During the hearing, Chairwoman Ramirez and Commissioners Brill, Ohlhausen, and Wright will examine an FTC ALJ decision In the Matter of McWane, Inc.. The case originated in January of 2012 when the Commission, including a then-Commissioner Ramirez and Commissioner Brill, found reason to believe that the defendant, McWane, Inc., a manufacturer of iron waterworks and other plumbing products, had engaged in price-fixing and unlawful information exchange with two competitors, as well as certain exclusionary conduct, and authorized staff to file a Complaint in the FTC’s administrative court. Following a trial, the ALJ held against the FTC on the first two – and candidly, more serious counts – but found that there was evidence McWane engaged in certain exclusionary conduct and instituted an remedial order on that basis. Both sides are appealing the portions of the decision held not in their favor. As they listen, the Commissioners will use the de novo standard of review– which functionally means they can review all of the evidence as they see fit – and therefore ignore the findings of the ALJ. Continue reading
While it may not have reached critical mass yet, the momentum towards “doing something” about abusive patent litigation has definitely increased since WLF held its “Patent Assertion Entities” and Antitrust: The FTC/DOJ Inquiry and Underlying Legal Policy Issues program on May 30. Of course, just five days after our program, the President made his big splash about “patent trolls,” so that might have had something to do with the momentum as well.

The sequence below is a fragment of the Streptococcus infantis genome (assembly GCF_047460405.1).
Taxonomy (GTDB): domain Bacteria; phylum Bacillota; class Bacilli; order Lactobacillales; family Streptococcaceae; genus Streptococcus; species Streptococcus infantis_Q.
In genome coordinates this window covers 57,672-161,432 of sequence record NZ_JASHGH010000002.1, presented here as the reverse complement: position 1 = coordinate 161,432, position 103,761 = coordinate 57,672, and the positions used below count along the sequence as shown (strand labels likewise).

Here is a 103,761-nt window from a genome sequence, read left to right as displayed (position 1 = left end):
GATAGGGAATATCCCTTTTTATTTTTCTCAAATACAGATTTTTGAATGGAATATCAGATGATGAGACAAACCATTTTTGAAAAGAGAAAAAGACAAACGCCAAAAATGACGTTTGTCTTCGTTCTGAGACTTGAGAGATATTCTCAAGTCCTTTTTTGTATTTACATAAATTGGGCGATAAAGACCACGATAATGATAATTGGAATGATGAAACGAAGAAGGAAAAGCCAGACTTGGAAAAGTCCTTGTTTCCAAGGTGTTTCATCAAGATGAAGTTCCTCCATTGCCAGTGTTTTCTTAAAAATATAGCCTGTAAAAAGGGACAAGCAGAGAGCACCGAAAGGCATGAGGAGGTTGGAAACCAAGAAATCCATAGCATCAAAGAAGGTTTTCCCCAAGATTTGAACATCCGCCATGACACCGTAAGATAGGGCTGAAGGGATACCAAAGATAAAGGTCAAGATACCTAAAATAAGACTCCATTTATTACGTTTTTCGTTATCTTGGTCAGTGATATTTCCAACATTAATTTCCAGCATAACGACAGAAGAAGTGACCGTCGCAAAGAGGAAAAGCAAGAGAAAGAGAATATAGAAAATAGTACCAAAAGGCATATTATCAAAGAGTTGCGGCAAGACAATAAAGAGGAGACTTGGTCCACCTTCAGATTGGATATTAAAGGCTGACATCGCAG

A Taste of Their Own Medicine? On Tuesday, the American Public Transit Association (APTA) took legal action to protect its members and other government-run transportation entities from patent-assertion entities based in Luxembourg and the British Virgin Islands. APTA v. ArrivalStar and Melvino, filed in the Southern District of New York, seeks a declaratory judgment on the invalidity of the defendants’ patents, which allegedly cover arrival and status messaging systems that transit authorities use, and also claims that the Eleventh Amendment immunizes those transit entities from patent suits.